Analysis

Granit Xhaka may have played his last game for Arsenal – but how much of this saga could have been avoided?

Granit Xhaka

The midfielder has been stripped of the captaincy and will leave under a cloud of vitriol. And when the scale of abuse he suffered became clear, the tone of the discussion didn't change

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"I had a meeting with him and told him he is no longer in the captain's group. He accepted my decision. I needed to take a decision and now it's closed."

With that, Granit Xhaka’s short, unhappy time as Arsenal’s captain ended.

Whether it was the right or wrong decision is really secondary to the recognition that, unfortunately, because of how football is, his position had become untenable. Not just as captain, but as an Arsenal player. Almost certainly, Xhaka will be loaned out as soon as the January transfer window opens and, most likely, back to the Bundesliga where his stock remains relatively high.

Maybe it’s worth dwelling on the mechanics of this situation. Not the practical reality, which is that Pierre-Emerick Aubameyang has replaced Xhaka as captain, but the forces which compelled Unai Emery to remove the latter from the leadership group.

Context is important. The events of that game against Crystal Palace speak for themselves: the failure to leave the pitch quickly, the booing, the reaction. That was a fairly formulaic situation and without any further detail it’s hard to argue with Emery’s decision.

But a complication does exist in the nature of the abuse Xhaka had received in the past. He referenced some of the insults with which he was targeted in his original statement. We needn’t dwell on them here, other than to say that they are the true malignancy in modern football.

Perhaps this isn’t the best example with which to be making this point. In fact, on the basis of how Xhaka’s promotion to the captaincy was handled and what it was seemingly based on, it definitely isn’t. Nevertheless, it evidences again that the one issue which is never addressed, the problem that the game continually bends itself around, is the nature of the criticism suffered by its players. Actually, over time it's become normal, as if a core skill of being a professional footballer is the need to tolerate the block-capital rantings of the emotionally incontinent.

How can that be right? How has it become just 'one of those things' for athletes to receive the kind of messages that Granit Xhaka did. And how has this situation not begun a broader conversation, in which it's considered how this became quite so normal.

Xhaka has been stripped of the captaincy. Fine. He will most likely never play for Arsenal again. Okay. But once the nature of the abuse he was suffering was made public, how did the tone of this discussion not change?



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Message to the fans;

A post shared by Granit Xhaka (@granitxhaka) on

Instead of it being a placating exercise, in which Arsenal’s relationship with their supporters was the primary (and only) concern, it could have been handled in a way which condemned the actions of those who provoked their captain to the point of an obvious misjudgement.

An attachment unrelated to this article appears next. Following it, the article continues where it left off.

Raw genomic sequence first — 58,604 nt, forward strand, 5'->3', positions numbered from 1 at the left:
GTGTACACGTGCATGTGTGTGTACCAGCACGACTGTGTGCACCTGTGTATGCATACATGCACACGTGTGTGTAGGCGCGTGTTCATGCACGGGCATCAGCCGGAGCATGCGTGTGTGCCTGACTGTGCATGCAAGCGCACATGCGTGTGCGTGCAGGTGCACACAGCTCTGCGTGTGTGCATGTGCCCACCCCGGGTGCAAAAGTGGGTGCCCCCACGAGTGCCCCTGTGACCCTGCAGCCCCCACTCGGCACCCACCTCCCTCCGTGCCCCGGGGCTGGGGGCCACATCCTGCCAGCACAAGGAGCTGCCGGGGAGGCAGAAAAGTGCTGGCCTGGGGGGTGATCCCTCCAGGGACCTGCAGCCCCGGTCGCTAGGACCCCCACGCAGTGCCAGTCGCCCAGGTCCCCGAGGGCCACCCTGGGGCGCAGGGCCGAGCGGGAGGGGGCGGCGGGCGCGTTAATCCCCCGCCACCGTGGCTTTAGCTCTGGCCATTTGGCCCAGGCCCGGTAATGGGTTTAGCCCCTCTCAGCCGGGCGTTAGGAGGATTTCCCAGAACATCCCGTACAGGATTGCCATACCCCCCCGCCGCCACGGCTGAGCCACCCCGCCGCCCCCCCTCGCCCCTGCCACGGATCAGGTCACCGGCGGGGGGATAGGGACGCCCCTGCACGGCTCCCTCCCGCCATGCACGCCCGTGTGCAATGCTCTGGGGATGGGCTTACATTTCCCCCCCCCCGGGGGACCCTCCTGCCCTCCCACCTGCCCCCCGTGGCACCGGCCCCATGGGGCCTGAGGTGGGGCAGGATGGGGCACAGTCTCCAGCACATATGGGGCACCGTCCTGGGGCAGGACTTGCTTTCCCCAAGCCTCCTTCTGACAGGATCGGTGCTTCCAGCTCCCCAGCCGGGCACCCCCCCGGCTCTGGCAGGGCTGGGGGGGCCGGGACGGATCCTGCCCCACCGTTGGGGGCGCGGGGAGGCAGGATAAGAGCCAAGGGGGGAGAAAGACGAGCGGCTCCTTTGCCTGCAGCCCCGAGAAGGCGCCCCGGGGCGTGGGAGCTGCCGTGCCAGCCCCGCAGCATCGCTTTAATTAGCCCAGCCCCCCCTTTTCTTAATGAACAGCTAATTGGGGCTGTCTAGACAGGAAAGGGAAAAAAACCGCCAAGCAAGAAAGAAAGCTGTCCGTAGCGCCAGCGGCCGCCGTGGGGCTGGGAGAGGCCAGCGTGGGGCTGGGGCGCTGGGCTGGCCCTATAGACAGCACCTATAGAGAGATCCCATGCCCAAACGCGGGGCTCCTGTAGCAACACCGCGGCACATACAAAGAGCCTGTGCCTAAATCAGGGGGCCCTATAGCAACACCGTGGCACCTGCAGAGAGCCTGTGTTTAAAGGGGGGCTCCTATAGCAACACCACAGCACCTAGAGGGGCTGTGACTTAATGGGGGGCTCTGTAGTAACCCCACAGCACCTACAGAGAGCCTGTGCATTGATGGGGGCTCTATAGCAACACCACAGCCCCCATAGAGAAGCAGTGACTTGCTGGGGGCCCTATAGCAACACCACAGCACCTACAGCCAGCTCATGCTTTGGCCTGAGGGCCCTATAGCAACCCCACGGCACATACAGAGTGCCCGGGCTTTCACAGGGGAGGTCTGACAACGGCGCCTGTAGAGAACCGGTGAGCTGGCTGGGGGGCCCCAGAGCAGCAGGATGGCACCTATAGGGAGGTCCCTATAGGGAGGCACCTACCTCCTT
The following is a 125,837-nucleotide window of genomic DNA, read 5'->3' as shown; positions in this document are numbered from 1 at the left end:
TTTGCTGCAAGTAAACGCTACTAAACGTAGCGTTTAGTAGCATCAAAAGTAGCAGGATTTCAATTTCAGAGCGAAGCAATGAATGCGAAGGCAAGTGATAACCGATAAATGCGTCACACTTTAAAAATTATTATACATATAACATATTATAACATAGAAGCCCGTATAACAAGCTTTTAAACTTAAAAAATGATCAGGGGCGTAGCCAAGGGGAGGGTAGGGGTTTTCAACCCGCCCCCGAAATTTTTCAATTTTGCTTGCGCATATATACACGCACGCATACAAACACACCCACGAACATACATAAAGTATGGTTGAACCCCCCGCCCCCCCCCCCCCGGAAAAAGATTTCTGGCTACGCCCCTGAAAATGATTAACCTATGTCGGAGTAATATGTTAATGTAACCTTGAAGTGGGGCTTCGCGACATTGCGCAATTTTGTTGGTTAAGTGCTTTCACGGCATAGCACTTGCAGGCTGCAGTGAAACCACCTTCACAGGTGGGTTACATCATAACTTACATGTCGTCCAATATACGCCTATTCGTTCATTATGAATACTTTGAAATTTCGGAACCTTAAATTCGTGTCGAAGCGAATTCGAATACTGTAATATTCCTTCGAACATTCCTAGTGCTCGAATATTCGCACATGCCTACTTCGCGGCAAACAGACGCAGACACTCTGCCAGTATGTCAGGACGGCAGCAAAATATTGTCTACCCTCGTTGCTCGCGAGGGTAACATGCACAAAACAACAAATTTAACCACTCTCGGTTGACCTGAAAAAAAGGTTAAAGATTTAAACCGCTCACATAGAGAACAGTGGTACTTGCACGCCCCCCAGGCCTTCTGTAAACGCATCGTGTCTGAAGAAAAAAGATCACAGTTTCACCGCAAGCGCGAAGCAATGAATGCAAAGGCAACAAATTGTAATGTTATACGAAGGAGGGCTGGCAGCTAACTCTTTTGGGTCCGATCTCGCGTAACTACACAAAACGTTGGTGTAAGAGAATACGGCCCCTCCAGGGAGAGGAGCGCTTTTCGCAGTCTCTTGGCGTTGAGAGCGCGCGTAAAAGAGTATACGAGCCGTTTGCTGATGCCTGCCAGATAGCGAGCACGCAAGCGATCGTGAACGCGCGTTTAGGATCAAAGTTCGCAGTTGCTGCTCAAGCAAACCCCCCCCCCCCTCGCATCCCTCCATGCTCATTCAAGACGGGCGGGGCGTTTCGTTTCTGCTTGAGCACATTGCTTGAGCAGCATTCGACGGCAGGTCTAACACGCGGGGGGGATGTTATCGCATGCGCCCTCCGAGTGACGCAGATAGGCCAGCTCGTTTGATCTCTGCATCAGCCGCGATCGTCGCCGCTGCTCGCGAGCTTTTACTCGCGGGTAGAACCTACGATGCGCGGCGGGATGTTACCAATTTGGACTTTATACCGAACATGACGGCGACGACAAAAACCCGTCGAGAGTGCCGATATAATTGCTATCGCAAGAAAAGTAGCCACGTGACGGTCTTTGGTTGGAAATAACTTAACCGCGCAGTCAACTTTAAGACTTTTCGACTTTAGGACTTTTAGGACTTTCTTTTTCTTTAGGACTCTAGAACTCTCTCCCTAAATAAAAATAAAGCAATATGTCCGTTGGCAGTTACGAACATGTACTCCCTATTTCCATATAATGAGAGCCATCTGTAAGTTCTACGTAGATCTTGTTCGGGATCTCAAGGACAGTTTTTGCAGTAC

It’s such a strange contradiction. On the one hand, football clubs spend most of their time making it abundantly clear that the individual fan is of little importance. That, as long as someone pays for the ticket, buys the shirt and stands in line on the concourse, then it doesn’t really matter who.

On the other hand, they are also terrible appeasers. The unintended message left by this Xhaka decision, however you judge its specifics, is that there is never a point at which a player is owed compassion. That if he reacts to something, no matter how grotesque, he is always wrong and must always be disciplined. In this instance, he must be pushed out of sight and mind, like some pariah guilty of causing terrible offence.

Again, maybe this isn’t the right example to be using. The vast majority of Arsenal supporters are, of course, fully entitled to be annoyed with their captain for swearing at the crowd and throwing their club colours to the floor. Most of us would probably do the same. But most of us wouldn't weaponise our frustrations with a performance into wishing illness on a player's son or daughter. That aspect has been underplayed. Conversely, Xhaka's gesture - which outside of football's hyper-sensitive atmosphere would be considered relatively benign - has been embellished.

The crowd booed and he returned fire. So what? In the grand scheme of things, so what? It was something to be annoyed about at the time, but how ridiculous that it seems entirely logical that he should have to leave the club as quickly as possible. Particularly given the background to his reaction and what the source of his petulance probably was. 

At some point, football does need to take a stand. It needs to show itself it to be aware of the problems bred by the game’s ubiquity and the rising toxicity within the surrounding culture. It also needs to understand that even when these voices aren’t in a majority, it's important to be brave enough to say: 'no, on the basis of what our captain has endured, this – precious supporter, sending abusive messages on social media – is your problem to get over. These are the indirect consequences of your actions.'

Maybe there isn't a solution. Maybe all the venom is a symptom of something outside football and, as a result, beyond the game's control. But maybe it would also be easier to tolerate if the sport didn't just shrug its shoulders and clutch its pearls whenever this behaviour draws a response.

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